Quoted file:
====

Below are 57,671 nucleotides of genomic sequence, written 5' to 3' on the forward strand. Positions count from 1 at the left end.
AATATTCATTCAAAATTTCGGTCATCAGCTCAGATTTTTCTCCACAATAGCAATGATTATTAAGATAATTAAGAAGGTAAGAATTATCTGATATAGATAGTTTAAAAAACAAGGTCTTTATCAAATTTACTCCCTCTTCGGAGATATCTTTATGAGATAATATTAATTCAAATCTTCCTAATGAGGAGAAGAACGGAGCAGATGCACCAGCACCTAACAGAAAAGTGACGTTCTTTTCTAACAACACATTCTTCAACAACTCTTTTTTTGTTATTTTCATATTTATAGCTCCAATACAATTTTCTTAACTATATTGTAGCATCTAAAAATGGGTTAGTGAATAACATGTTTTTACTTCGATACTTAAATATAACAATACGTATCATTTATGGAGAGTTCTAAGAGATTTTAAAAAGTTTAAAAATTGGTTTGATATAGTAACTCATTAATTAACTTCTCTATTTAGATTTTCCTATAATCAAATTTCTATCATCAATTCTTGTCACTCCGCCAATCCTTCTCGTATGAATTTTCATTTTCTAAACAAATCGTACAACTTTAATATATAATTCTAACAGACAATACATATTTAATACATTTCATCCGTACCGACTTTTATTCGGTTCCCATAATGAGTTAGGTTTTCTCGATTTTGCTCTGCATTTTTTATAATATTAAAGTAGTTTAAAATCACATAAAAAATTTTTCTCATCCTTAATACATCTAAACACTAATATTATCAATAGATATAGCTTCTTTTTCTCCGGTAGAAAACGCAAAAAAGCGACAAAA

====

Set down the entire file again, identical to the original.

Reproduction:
Below are 57,671 nucleotides of genomic sequence, written 5' to 3' on the forward strand. Positions count from 1 at the left end.
AATATTCATTCAAAATTTCGGTCATCAGCTCAGATTTTTCTCCACAATAGCAATGATTATTAAGATAATTAAGAAGGTAAGAATTATCTGATATAGATAGTTTAAAAAACAAGGTCTTTATCAAATTTACTCCCTCTTCGGAGATATCTTTATGAGATAATATTAATTCAAATCTTCCTAATGAGGAGAAGAACGGAGCAGATGCACCAGCACCTAACAGAAAAGTGACGTTCTTTTCTAACAACACATTCTTCAACAACTCTTTTTTTGTTATTTTCATATTTATAGCTCCAATACAATTTTCTTAACTATATTGTAGCATCTAAAAATGGGTTAGTGAATAACATGTTTTTACTTCGATACTTAAATATAACAATACGTATCATTTATGGAGAGTTCTAAGAGATTTTAAAAAGTTTAAAAATTGGTTTGATATAGTAACTCATTAATTAACTTCTCTATTTAGATTTTCCTATAATCAAATTTCTATCATCAATTCTTGTCACTCCGCCAATCCTTCTCGTATGAATTTTCATTTTCTAAACAAATCGTACAACTTTAATATATAATTCTAACAGACAATACATATTTAATACATTTCATCCGTACCGACTTTTATTCGGTTCCCATAATGAGTTAGGTTTTCTCGATTTTGCTCTGCATTTTTTATAATATTAAAGTAGTTTAAAATCACATAAAAAATTTTTCTCATCCTTAATACATCTAAACACTAATATTATCAATAGATATAGCTTCTTTTTCTCCGGTAGAAAACGCAAAAAAGCGACAAAA